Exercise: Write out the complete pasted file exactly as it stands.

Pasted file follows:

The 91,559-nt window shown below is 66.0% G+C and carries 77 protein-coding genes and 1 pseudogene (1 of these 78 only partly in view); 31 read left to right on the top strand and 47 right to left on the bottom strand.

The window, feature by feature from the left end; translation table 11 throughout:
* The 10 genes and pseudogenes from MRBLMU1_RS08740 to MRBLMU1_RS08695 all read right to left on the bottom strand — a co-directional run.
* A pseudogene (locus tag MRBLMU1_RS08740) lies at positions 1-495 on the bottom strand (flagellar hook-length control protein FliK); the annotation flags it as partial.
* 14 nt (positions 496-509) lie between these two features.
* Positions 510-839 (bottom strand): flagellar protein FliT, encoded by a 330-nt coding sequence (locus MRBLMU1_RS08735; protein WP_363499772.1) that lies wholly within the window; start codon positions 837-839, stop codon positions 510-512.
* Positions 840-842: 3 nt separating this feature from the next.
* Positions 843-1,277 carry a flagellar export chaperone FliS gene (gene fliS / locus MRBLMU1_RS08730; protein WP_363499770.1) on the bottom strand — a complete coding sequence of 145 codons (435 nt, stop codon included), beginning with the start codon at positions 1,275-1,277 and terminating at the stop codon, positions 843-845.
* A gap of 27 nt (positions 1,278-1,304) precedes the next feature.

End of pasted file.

The 91,559-nt window shown below is 66.0% G+C and carries 77 protein-coding genes and 1 pseudogene (1 of these 78 only partly in view); 31 read left to right on the top strand and 47 right to left on the bottom strand.

The window, feature by feature from the left end; translation table 11 throughout:
* The 10 genes and pseudogenes from MRBLMU1_RS08740 to MRBLMU1_RS08695 all read right to left on the bottom strand — a co-directional run.
* A pseudogene (locus tag MRBLMU1_RS08740) lies at positions 1-495 on the bottom strand (flagellar hook-length control protein FliK); the annotation flags it as partial.
* 14 nt (positions 496-509) lie between these two features.
* Positions 510-839 (bottom strand): flagellar protein FliT, encoded by a 330-nt coding sequence (locus MRBLMU1_RS08735; protein WP_363499772.1) that lies wholly within the window; start codon positions 837-839, stop codon positions 510-512.
* Positions 840-842: 3 nt separating this feature from the next.
* Positions 843-1,277 carry a flagellar export chaperone FliS gene (gene fliS / locus MRBLMU1_RS08730; protein WP_363499770.1) on the bottom strand — a complete coding sequence of 145 codons (435 nt, stop codon included), beginning with the start codon at positions 1,275-1,277 and terminating at the stop codon, positions 843-845.
* A gap of 27 nt (positions 1,278-1,304) precedes the next feature.